The player, the play and the thresholds that bind them — Part 2
by Frank Cotolo
In part one we were with me in the 1980s when I carefully balanced two careers — one as a writer and the other as a serious pari-mutuels bettor at Southern California thoroughbred and harness meets. Armed with a $10,000 bankroll I contributed greatly to the volume of each program’s takeout. Along with the handful of full-time horseplayers — who in those days had to go to the track to do their business — we were responsible for the majority of cash going into the tracks’ coffers; until one season when along came a player who made the tracks expand their coffers to contain the churn.
That is where we left Part 1, after introducing a bettor I call Delaney (for privacy’s sake we call the writer Delaney and all racetracks involved Palmtree Park). He was one of the most successful TV writers of the period and a part-time pari-mutuels investor. He played with a bankroll that put all of the other pro gamblers’ bankrolls put together to shame.
Then came an unrelentless losing streak that sensationalized on Delaney’s lack of any money-management system. He came undone, betting huge amounts on every race wildly. It was bountiful for Palmtree Park but crushing for the multi-millionaire, who dipped into his personal fortune in an attempt to bet his way back — a sure-fire tactic that paves the way to the Poor House.
There is a classic joke about the tactic that explains its futility: A person arrives to pick up a friend and go to the track. The friend is on a losing streak and says, “I’m not going to the track.”
“You’re not going to bet?” says his friend.
“Naw. I’ll mail them a check.”
Delaney lost an estimated $13 million along with a tax bill of $17 million. Palmtree Park stock went up. The last anyone heard about Delaney was that he got $40-a-week pocket money from accountants (finally utilizing the talents of a money manager) that handled his debt.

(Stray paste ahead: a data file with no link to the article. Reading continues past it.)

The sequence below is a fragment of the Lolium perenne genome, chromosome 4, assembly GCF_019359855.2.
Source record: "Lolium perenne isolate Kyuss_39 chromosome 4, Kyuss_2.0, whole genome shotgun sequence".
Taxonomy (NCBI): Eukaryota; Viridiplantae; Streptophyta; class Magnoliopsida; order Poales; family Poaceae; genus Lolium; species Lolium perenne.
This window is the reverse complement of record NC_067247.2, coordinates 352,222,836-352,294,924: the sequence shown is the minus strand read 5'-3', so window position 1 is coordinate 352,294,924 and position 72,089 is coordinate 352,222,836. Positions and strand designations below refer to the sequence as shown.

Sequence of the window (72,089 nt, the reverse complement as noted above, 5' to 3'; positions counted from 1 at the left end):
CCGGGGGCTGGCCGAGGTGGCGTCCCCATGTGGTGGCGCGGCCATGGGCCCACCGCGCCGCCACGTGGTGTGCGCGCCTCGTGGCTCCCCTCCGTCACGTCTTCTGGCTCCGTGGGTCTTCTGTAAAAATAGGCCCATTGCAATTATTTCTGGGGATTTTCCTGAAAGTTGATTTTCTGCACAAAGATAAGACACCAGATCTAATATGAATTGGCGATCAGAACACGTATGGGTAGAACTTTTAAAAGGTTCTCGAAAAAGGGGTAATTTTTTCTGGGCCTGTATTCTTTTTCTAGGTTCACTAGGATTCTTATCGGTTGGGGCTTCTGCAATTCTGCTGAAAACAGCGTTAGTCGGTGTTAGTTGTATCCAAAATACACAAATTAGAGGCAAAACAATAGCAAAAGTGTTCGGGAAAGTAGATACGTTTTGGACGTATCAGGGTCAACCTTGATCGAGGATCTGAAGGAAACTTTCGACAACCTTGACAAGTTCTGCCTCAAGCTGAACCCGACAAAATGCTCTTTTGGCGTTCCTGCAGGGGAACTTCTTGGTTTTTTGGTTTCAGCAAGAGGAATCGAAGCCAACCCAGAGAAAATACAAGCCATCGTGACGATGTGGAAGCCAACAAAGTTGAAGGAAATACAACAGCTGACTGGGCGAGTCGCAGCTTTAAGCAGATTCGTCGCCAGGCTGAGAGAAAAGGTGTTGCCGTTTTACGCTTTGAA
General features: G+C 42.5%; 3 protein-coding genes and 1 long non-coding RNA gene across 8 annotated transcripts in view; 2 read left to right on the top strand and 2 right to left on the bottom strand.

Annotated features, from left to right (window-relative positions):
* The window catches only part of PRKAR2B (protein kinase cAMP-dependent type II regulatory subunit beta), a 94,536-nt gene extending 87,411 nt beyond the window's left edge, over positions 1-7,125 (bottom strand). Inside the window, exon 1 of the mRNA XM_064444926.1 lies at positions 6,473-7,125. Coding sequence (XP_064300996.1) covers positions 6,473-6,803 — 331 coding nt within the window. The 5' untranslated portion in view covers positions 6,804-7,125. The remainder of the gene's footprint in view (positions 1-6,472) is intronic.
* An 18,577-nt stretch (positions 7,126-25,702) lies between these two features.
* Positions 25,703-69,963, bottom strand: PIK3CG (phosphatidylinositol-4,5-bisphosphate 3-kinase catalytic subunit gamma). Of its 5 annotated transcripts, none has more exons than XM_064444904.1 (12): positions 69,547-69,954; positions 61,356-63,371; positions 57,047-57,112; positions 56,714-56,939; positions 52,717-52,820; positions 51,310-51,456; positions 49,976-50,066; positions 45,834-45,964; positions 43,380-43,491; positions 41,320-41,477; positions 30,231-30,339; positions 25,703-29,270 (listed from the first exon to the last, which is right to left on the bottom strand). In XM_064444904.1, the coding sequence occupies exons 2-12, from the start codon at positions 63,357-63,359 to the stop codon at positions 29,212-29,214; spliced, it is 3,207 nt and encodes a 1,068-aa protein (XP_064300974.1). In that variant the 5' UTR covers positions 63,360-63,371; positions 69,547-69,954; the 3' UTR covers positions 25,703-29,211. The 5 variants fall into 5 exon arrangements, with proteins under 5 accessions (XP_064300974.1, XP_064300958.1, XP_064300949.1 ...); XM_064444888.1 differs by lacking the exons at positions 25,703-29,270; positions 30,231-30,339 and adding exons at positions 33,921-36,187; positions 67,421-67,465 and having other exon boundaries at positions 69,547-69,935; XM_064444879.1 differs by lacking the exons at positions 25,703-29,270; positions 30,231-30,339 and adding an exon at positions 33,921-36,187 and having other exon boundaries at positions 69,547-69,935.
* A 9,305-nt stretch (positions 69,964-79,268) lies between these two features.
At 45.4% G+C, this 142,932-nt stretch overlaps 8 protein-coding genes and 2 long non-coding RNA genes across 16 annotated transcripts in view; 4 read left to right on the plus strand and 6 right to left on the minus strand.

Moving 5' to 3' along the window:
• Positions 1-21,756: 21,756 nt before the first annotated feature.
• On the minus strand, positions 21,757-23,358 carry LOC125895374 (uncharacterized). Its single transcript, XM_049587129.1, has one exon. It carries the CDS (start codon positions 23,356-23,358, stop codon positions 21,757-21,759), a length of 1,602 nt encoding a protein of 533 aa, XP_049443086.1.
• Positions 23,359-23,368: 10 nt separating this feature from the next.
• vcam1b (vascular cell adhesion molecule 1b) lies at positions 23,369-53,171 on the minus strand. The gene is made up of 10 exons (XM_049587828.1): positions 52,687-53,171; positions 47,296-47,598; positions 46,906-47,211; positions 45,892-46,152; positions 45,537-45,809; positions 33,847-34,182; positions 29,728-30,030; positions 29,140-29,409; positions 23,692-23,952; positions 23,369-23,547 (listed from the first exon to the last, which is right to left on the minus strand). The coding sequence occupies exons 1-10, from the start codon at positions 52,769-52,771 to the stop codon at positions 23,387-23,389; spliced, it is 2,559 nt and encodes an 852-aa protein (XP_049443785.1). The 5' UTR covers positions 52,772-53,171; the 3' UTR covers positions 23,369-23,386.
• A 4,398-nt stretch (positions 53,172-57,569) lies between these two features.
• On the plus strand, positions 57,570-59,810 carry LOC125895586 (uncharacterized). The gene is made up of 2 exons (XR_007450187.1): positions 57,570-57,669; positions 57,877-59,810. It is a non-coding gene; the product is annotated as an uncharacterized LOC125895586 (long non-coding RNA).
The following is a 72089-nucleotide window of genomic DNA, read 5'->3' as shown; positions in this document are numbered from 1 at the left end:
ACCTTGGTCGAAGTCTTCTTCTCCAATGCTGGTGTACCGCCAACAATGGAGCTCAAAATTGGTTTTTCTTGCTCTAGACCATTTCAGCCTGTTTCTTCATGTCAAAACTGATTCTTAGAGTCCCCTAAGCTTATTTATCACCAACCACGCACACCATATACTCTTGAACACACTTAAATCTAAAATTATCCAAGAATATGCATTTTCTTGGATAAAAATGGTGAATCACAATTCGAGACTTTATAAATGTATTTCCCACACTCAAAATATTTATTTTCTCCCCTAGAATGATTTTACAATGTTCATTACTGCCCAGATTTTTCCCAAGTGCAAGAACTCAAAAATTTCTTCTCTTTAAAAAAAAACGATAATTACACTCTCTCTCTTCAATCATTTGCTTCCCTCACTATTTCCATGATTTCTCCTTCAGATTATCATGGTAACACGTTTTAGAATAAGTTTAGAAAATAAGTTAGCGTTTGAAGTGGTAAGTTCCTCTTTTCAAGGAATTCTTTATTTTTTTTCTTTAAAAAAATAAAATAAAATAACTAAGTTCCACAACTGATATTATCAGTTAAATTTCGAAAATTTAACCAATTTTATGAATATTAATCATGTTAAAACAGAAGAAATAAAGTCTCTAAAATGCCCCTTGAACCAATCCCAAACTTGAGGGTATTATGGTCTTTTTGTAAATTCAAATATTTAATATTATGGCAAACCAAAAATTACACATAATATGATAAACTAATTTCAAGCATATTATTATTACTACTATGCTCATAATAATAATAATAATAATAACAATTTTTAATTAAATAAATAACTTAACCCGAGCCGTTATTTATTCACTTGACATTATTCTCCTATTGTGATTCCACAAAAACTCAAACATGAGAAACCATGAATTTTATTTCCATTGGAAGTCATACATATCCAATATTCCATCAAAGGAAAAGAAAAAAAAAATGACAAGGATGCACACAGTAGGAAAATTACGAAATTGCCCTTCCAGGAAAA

Stan And Ollie
A decade or so later and 8,017 miles away from the fall of Delaney, a Tasmanian man we call Ollie was crowned “the leader of the world’s biggest gambling syndicate” by Australasian newspapers.
Ollie’s efforts leading to the title are the stuff on which fables are built. A kid from the poor side of a town Down Under, Ollie’s father was a struggling greyhound trainer, a single parent with three children, the youngest, Ollie, an introvert living in his own mind. He studied mathematics at university where he took a shining to blackjack and applied his math studies to wagering on it. He began to win a lot and caught the eye of an innovative blackjack player known as one of the world’s biggest gamblers (for the fun of it, let’s call him Stan).
Stan and “Ollie” became partners and traveled, wagering with a mathematical edge. In a year they turned a $200 bankroll into $14,000.
They went to Las Vegas. Ollie buried himself in the University of Nevada’s wealth of gambling books about betting psychology and systems and money management and playing a bankroll as a business. Ollie used what he learned to write a computer program for betting on thoroughbred races. They returned to Australia and horse racing became the center of their new gambling business.
While Ollie honed the computer system, Stan kept the bankroll strong playing and winning at blackjack. He did so well he was banned from all casinos Down Under, as well as ones in Korea, Sri Lanka, Macau and South Africa. The bankroll stronger, the duo put the blackjack-based winnings to work at horse and dog tracks.
Ollie’s computer program, based on his personal mathematical methodology, inspired making large wagers to earn small profits. It did that with a passion that resulted in major earnings and produced profits enough to expand the operation into a global enterprise. Stan and Ollie hired a staff of computer programmers, statisticians to crunch numbers, enhanced mathematical systems and began to swarm the pools of tracks around the world with billions (that is not a typo) worth of bets.
No bettors were more prepared for the digital platform. Armed with math and management and the machines to reach any track where they found a wager, Stan and Ollie’s company poured cash into racetrack coffers — and still had money to bet on sports and, where legal, who could be the next Pope.
Ollie spun philosophical as his business grew. He said gambling is just a game that “causes money to change hands” and “winning gamblers end up with money but have achieved nothing else” because win or lose, gambling “doesn’t produce anything.”
But racetracks take a salary from each bettor, big or small, and keep the pari-mutuels industry filled with delirious hope.